The SA-7S1 also has user-selectable output filters - similar to those available on the SA11-S1 - which involves three filters for CD, which also have an influence on the SACD output, see later. The SACD settings include the nuclear option of no active filtering at all.

There is also a DC filter (a high-pass network whose roll-off is set at 1.7Hz) plus a noise-shaping option that can be selected. The digital outputs can also be deselected, which is worth doing.

It goes without saying that everything Marantz knows has gone into reducing jitter. The player includes a fully shielded Super Ring (sic) transformer, and fully balanced internal signal architecture.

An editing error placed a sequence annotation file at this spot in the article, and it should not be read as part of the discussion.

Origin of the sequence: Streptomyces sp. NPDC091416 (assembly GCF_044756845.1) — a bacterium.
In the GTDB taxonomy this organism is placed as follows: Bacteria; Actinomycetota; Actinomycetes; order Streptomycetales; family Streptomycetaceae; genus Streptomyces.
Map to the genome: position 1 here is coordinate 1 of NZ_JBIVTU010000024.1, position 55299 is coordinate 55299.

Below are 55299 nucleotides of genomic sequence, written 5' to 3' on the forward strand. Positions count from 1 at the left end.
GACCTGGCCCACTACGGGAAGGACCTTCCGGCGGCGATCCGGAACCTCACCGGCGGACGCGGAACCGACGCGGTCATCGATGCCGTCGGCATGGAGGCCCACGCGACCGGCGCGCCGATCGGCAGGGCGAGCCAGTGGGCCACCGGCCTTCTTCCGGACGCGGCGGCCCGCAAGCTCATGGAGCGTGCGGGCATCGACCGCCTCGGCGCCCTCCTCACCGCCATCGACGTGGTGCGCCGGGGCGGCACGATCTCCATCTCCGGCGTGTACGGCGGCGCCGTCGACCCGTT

As usual, Marantz specifies a discrete HDAM output buffer, known as the HDAM-SA2, which offers a short, direct signal path and fully balanced topology; a more refined circuit than in previous versions.

The player looks wonderful, and handles discs well, with faster disc identification speeds than many SACD players, and rapid track access times, too. The remote control will also handle the basic functions of Marantz amplifiers, and is generally well-designed, though we've seen better.

Building an appropriate system around the player was clearly going to be a key to assessing its performance, but luckily with The Collection getting under way at around the same time, this was not too much of a problem.

The matching Marantz amp wasn't available, but I did have access to a Pass Labs pre/power combination, the X1/X150.5, which were used in balanced mode using Nordost Valhalla balanced interconnects (the new high-end Odin cables were not ready in time for this test).